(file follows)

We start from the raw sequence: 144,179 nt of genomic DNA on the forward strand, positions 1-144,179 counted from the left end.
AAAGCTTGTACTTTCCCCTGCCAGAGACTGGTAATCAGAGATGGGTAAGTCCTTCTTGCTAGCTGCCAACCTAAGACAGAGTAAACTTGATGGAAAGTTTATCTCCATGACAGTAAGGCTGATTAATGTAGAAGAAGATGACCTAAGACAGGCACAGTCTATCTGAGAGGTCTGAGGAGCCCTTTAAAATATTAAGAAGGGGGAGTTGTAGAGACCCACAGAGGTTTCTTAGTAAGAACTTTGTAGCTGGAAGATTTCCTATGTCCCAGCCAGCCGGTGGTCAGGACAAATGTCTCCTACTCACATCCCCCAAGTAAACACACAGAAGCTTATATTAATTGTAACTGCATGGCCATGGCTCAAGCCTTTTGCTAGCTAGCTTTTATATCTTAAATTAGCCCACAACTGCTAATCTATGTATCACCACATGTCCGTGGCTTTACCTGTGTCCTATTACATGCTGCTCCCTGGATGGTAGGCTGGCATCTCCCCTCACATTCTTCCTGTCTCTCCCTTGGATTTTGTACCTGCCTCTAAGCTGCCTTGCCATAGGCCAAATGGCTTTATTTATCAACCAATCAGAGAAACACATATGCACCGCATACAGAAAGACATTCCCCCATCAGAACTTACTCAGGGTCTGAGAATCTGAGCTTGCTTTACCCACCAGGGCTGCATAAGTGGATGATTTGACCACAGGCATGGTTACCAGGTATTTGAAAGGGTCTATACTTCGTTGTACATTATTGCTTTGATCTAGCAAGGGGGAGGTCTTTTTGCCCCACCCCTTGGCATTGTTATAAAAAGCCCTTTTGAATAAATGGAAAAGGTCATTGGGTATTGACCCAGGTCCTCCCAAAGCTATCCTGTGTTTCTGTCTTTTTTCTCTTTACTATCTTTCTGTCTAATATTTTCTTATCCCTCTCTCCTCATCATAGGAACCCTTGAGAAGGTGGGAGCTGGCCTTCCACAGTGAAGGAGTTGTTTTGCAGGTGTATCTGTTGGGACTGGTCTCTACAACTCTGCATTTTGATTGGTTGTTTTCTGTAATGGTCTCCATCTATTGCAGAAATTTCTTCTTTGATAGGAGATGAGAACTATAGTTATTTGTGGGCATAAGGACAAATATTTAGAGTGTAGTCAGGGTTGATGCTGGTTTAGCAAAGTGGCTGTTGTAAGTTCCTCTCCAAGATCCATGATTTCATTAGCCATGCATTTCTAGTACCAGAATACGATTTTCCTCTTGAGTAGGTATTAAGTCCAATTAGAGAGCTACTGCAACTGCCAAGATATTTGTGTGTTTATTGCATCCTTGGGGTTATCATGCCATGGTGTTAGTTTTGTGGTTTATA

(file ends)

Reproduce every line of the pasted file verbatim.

We start from the raw sequence: 144,179 nt of genomic DNA on the forward strand, positions 1-144,179 counted from the left end.
AAAGCTTGTACTTTCCCCTGCCAGAGACTGGTAATCAGAGATGGGTAAGTCCTTCTTGCTAGCTGCCAACCTAAGACAGAGTAAACTTGATGGAAAGTTTATCTCCATGACAGTAAGGCTGATTAATGTAGAAGAAGATGACCTAAGACAGGCACAGTCTATCTGAGAGGTCTGAGGAGCCCTTTAAAATATTAAGAAGGGGGAGTTGTAGAGACCCACAGAGGTTTCTTAGTAAGAACTTTGTAGCTGGAAGATTTCCTATGTCCCAGCCAGCCGGTGGTCAGGACAAATGTCTCCTACTCACATCCCCCAAGTAAACACACAGAAGCTTATATTAATTGTAACTGCATGGCCATGGCTCAAGCCTTTTGCTAGCTAGCTTTTATATCTTAAATTAGCCCACAACTGCTAATCTATGTATCACCACATGTCCGTGGCTTTACCTGTGTCCTATTACATGCTGCTCCCTGGATGGTAGGCTGGCATCTCCCCTCACATTCTTCCTGTCTCTCCCTTGGATTTTGTACCTGCCTCTAAGCTGCCTTGCCATAGGCCAAATGGCTTTATTTATCAACCAATCAGAGAAACACATATGCACCGCATACAGAAAGACATTCCCCCATCAGAACTTACTCAGGGTCTGAGAATCTGAGCTTGCTTTACCCACCAGGGCTGCATAAGTGGATGATTTGACCACAGGCATGGTTACCAGGTATTTGAAAGGGTCTATACTTCGTTGTACATTATTGCTTTGATCTAGCAAGGGGGAGGTCTTTTTGCCCCACCCCTTGGCATTGTTATAAAAAGCCCTTTTGAATAAATGGAAAAGGTCATTGGGTATTGACCCAGGTCCTCCCAAAGCTATCCTGTGTTTCTGTCTTTTTTCTCTTTACTATCTTTCTGTCTAATATTTTCTTATCCCTCTCTCCTCATCATAGGAACCCTTGAGAAGGTGGGAGCTGGCCTTCCACAGTGAAGGAGTTGTTTTGCAGGTGTATCTGTTGGGACTGGTCTCTACAACTCTGCATTTTGATTGGTTGTTTTCTGTAATGGTCTCCATCTATTGCAGAAATTTCTTCTTTGATAGGAGATGAGAACTATAGTTATTTGTGGGCATAAGGACAAATATTTAGAGTGTAGTCAGGGTTGATGCTGGTTTAGCAAAGTGGCTGTTGTAAGTTCCTCTCCAAGATCCATGATTTCATTAGCCATGCATTTCTAGTACCAGAATACGATTTTCCTCTTGAGTAGGTATTAAGTCCAATTAGAGAGCTACTGCAACTGCCAAGATATTTGTGTGTTTATTGCATCCTTGGGGTTATCATGCCATGGTGTTAGTTTTGTGGTTTATA